Tag Archives: egg tempera over collage

A piece of me #16, egg tempera over collage.

A Piece of Me #16, egg tempera

A piece of me #16, egg tempera over collage.

A piece of me #16, egg tempera over collage. 21 x 13.3 cm or 8 1/4 x 5 1/4 in.

This is one of the more interesting spontaneous compositions of the overall project. When I first saw it, I wasn’t sure what the long haired girl was doing. Then it hit me, of course, she’s taking a selfie! How 21st century.

The dice-roll treatment for this panel stipulated collage and egg tempera. These are two elements that are almost antithetical to one another. Collage is coarse and heavily textured. Egg tempera is quite refined, subtle and also accentuates any irregularities in the substrate. Thus I anticipated that this one would be challenging. But in fact, as I began laying in colors and calibrating value relationships, the coarseness of the collage didn’t create too many problems, au contraire, it actually enhanced the design (for the most part), which of course is what I had wanted (but couldn’t expect).

Another aspect of the composition is the way it reads as landscape. There are clear foreground, middle ground and background elements. That meant that I needed to modulate my values in such a way to enhance the “landscape” experience. So, given all the givens – of a very contemporary subject mattered panel –  I’m pleased with the way it turned out.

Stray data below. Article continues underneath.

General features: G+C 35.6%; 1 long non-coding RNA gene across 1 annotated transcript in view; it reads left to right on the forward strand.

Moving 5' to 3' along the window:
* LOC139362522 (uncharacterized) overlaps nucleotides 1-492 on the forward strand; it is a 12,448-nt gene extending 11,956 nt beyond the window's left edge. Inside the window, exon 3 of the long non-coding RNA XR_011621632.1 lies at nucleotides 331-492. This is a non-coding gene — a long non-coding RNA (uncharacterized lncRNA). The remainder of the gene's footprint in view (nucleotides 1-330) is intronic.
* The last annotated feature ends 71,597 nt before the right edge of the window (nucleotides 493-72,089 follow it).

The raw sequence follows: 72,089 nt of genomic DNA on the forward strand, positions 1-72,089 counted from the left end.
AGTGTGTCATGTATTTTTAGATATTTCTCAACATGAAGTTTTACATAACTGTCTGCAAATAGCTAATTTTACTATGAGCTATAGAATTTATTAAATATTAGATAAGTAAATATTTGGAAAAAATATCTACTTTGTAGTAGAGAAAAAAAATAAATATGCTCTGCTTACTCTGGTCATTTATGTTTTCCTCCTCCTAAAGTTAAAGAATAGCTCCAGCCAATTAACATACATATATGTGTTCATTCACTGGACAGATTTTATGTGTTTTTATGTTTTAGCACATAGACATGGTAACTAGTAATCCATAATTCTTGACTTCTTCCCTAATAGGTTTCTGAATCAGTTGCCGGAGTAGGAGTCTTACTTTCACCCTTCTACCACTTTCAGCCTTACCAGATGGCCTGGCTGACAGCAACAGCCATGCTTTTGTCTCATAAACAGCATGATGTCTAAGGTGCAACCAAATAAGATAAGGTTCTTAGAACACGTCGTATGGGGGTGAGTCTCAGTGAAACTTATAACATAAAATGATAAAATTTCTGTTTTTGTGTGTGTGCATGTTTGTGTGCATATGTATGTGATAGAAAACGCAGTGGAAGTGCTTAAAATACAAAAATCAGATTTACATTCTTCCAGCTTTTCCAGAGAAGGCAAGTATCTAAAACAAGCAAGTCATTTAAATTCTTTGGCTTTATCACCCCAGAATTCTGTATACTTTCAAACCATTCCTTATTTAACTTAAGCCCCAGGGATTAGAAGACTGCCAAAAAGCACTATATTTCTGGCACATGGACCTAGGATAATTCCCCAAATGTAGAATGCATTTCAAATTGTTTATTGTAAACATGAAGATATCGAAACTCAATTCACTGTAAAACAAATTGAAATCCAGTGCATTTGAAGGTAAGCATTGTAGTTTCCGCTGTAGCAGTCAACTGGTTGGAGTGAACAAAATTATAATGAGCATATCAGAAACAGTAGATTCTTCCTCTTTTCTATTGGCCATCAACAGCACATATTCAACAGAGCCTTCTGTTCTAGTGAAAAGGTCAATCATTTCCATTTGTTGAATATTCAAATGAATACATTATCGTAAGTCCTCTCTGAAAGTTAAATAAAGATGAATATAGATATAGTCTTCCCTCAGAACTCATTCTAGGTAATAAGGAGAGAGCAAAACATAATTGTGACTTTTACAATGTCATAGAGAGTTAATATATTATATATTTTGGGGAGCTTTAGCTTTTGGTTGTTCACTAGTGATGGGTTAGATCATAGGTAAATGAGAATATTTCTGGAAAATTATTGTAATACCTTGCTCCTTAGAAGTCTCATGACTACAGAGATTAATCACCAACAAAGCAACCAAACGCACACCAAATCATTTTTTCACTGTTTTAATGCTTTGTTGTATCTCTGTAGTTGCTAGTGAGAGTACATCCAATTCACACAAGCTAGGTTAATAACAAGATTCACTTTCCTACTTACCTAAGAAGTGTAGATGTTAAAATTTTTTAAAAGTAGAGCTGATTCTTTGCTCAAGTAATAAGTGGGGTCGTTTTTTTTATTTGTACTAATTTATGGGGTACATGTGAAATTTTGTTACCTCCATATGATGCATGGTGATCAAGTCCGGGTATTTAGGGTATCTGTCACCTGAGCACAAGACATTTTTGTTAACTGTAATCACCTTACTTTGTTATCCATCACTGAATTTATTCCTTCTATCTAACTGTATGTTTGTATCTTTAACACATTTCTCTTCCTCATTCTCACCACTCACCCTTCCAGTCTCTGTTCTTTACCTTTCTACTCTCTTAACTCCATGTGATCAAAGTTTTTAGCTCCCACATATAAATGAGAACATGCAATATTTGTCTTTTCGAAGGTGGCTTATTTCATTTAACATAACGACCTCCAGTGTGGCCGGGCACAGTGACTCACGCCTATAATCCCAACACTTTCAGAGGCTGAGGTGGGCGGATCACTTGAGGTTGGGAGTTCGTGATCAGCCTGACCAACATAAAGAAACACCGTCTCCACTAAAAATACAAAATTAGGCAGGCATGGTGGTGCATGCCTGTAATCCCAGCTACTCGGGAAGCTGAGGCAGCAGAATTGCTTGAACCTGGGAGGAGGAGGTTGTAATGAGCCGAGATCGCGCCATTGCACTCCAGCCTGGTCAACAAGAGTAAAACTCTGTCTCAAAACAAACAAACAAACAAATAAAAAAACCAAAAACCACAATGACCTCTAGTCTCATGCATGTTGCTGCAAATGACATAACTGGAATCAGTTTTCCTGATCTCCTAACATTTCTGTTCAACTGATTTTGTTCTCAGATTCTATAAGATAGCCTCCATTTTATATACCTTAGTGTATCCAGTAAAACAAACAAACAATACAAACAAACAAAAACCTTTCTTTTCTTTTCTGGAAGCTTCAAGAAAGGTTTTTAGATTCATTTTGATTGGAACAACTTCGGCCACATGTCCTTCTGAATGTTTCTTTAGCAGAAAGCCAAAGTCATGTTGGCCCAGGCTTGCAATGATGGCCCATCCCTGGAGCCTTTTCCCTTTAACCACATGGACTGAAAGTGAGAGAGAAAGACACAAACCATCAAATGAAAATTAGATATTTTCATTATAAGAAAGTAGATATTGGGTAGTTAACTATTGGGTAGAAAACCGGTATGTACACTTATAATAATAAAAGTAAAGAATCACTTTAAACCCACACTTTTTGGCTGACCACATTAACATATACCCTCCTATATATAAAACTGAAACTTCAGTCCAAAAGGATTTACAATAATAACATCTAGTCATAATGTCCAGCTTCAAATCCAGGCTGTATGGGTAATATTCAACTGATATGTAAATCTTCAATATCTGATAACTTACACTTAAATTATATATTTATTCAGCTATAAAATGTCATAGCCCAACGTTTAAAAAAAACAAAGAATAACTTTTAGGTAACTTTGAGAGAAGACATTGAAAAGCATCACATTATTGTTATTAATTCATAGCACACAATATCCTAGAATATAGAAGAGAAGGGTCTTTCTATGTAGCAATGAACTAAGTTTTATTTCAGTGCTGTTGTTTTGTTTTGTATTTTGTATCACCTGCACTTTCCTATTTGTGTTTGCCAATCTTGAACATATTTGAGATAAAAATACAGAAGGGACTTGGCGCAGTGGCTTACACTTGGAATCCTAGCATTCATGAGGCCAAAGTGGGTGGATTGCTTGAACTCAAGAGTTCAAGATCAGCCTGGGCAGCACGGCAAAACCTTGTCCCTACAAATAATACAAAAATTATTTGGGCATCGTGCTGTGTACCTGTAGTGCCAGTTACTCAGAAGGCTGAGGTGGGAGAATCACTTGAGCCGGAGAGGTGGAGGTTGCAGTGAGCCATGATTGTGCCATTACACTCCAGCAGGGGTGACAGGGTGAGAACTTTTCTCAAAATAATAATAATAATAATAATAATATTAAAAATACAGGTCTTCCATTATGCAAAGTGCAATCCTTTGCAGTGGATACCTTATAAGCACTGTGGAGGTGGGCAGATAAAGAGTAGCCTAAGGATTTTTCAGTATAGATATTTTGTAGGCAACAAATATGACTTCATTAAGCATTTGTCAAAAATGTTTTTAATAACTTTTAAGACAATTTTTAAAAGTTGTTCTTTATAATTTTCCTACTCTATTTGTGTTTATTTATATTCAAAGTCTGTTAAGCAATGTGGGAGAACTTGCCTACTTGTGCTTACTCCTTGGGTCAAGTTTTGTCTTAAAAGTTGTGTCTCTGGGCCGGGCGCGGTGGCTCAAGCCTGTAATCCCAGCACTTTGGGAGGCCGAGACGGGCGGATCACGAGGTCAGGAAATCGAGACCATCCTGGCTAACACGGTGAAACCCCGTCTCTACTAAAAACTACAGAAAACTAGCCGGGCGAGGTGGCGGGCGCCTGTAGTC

A Piece of Me#36, egg tempera over collage on panel.

A Piece of Me #36, egg tempera

A Piece of Me#36, egg tempera over collage on panel.

A Piece of Me#36, egg tempera over collage on panel. 21 x 13.3 cm or 8 1/4 x 5 1/4 in.

This panel was challenging in three particular ways, first, the flesh tones. Here I decided to follow the Renaissance protocol of underpainting the hand in the upper right corner in terre verte (earth green). It’s a lightly saturated, translucent pigment, so I laid in two coats (over the underdrawing), then proceeded to warm it up through modeling. It took quite a few washes to bring life back from the dead but in the end you get a flesh tone containing many nuances you might otherwise struggle to achieve.

The second challenge was “imposing” the original design over the pre-collaged surface. Of course, the collage was based on the original design, but due to the coarseness of the collage materials, it’s by no means exact. So I had to look carefully at the panel and decide what to emphasize and what to ignore.

Which led me to the third challenge, how to create a three-dimensional modeling of my leg in a way that works for this panel as well as the final image, i.e., where is the thrust? Because in a general sense, an abstract painting is a form depicting either the essence of form or formlessness itself. So, each panel I create can (at least theoretically) be successful as an abstract painting in its own right. But from my experience of this approach, particularly with the human figure as the overall subject matter, the resulting assemblage may be quite interesting (in a tactile sense) while the figure (as a three dimensional form) reads flat. That’s why I’m trying to pay attention to overall formal aspects like that now.

You can read a description of the full project here.